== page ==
Later this week (as I write this) Europe’s two largest finals, the Champions League final and the Europa League final, will be contested by four English sides for the first time in history. Liverpool’s match-up with Tottenham Hotspur will be the first all-English encounter in the Champions League final since 2008. Gone are the days of Barcelona’s possession-based, tiki-taka style football, which led the Catalan side to three Champions League titles in six seasons between 2005 and 2011, in addition to the Spanish national team’s success in two successive European Championships, and the 2010 World Cup. We witnessed how the more physical German football overtook the likes of Barcelona, through the 2012-13 season’s all-German affair in the Champions League final, which was followed up with a world cup success just one year later. In the five years that followed, there was complete Spanish dominance, resulting in four champions league trophies for Real Madrid, and one for Barcelona, including two all-Spanish finals.

This, however, brings me onto Madrid. Given Liverpool’s near-miss in the final last year and their reappearance in this epic, it suggests that English football, and particularly Klopp’s football, has driven the English to the top of the pile in European football for arguably the first time in 11 years. We must not ignore Tottenham, an English side who had never before qualified for the Champions League on the last occasion that there was an all-English Champions League final. Along with Arsenal’s success against Italian powerhouses Napoli in the Europa League, and Chelsea overcoming similar opposition, this indicates that a new era for English football has begun.

While we can identify many factors in the recent growth and success of English football, including the increased expenditure by both Manchester City and Liverpool, we need not look much further than last summer’s World Cup, which saw the English national team reach the semi-finals for the first time since 1990, an unexpected success for the country. They followed this by reaching the semi-finals of the UEFA Nations League, due to be played in the next fortnight, which would see them win their first International trophy since the World Cup in 1966. Whilst this is far from certain, their progress thus far indicates that Liverpool, Tottenham, Chelsea and Arsenal’s success in Europe this year has not been fortuitous – the competitiveness of English football has increased both with investment and the emergence of English players, such as Dele Alli and Trent Alexander-Arnold, who have played a pivotal role in both their sides’ appearances in the Champions League final. It is also important to consider that the UEFA Super Cup has never been competed by two English sides, until this year, where it is a certainty. It will be interesting to see whether the English clubs can continue this superiority in the following years, or whether their legacy will fade rather quickly, as did Bayern’s European dominance following the 2012-2013 season.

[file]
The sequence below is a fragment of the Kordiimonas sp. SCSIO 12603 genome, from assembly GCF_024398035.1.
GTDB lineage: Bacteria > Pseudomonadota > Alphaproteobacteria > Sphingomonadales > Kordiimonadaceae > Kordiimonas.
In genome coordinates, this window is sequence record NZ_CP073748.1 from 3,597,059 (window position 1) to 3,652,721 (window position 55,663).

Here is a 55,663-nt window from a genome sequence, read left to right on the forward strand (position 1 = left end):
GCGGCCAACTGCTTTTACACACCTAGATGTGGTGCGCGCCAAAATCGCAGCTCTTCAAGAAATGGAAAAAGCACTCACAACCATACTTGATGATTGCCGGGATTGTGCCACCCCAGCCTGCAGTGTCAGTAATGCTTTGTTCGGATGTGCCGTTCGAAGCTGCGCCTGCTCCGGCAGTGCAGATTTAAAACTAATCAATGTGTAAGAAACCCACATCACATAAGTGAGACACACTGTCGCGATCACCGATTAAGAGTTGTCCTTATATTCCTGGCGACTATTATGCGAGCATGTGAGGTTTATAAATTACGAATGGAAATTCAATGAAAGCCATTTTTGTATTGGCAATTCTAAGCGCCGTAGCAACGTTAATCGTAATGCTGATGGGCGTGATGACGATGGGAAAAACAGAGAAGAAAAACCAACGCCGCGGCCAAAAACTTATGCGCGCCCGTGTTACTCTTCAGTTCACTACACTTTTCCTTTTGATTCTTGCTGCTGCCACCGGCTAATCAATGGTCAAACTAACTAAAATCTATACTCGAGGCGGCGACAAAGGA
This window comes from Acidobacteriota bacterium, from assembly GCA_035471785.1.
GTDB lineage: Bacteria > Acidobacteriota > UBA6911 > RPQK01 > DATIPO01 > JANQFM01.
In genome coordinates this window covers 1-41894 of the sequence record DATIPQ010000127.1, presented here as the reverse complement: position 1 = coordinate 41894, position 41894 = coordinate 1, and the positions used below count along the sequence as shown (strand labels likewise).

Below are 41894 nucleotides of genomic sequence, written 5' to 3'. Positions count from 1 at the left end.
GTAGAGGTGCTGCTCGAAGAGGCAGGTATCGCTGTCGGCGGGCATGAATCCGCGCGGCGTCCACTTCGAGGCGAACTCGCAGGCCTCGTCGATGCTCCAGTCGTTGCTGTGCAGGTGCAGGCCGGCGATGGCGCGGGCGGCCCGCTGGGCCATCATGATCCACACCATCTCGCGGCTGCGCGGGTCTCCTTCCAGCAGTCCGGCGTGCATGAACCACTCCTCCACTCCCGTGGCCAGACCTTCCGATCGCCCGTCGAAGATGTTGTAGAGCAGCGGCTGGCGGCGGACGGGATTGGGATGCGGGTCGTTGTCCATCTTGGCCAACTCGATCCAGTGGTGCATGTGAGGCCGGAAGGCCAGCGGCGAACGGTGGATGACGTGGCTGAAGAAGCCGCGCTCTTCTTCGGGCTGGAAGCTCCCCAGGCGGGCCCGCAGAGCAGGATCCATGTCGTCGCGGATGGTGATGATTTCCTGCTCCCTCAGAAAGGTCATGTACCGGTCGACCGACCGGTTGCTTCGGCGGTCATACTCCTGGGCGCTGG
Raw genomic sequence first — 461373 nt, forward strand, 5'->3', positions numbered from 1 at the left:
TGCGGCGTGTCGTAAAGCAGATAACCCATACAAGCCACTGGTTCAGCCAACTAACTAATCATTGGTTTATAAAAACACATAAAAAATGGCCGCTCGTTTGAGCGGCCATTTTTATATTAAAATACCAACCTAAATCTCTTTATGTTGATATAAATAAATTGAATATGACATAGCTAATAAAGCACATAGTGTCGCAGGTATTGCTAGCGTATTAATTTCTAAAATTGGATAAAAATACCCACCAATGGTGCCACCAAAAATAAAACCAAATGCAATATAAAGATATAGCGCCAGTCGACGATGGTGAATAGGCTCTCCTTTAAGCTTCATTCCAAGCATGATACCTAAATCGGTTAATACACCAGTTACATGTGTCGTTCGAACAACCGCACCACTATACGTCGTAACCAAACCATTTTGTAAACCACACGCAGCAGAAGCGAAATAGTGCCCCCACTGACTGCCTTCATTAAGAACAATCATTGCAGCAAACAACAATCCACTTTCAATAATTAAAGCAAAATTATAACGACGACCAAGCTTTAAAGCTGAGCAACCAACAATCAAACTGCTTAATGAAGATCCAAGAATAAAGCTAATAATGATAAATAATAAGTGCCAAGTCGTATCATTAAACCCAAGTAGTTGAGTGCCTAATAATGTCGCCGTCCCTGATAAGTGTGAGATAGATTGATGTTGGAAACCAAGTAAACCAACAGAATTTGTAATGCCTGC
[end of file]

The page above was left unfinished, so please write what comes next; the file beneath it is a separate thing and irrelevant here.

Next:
England’s unexpected run to the World Cup semi-final has contributed immensely to the momentum of English clubs this year in Europe’s two main competitions. Last summer saw the emergence of midfielder Ruben Loftus-Cheek, who put in a series of promising performances on the International stage, and has this season been an important presence in the Chelsea first-team especially towards the latter part of the season in which they secured a top-four finish and reached the Europa League final. In the same vein, Callum Hudson-Odoi, despite not being included in last summer’s world cup squad, has featured frequently throughout Chelsea’s Europa League campaign, spurred on by an encouraging international debut in a 5-1 England win against Montenegro. Hudson-Odoi has tallied four goals and two assists in just 416 minutes in the Europa League this season, showing his importance to Chelsea’s play, which will be of great importance in the final this week. The experience for capped England players, such as Dele Alli and Harry Kane, will be of utmost importance going into the Champions League final this weekend. Having played on the world stage and just fallen short, these English players have the opportunity to go one better and win the greatest prize club football has to offer.

One of Tottenham or Liverpool, and one of Arsenal or Chelsea, will win the Champions League and the Europa League respectively, in what will prove to be a year of English conquests that very few could have foreseen. It appears as though English football is creating a sphere of influence – with Liverpool eliminating Spanish giants Barcelona and Tottenham eliminating German league table leaders (at the time of the fixture) Borussia Dortmund, the English sides have proven they can beat anyone in Europe. A new English dynasty has begun, but one question still remains: who will take the crown?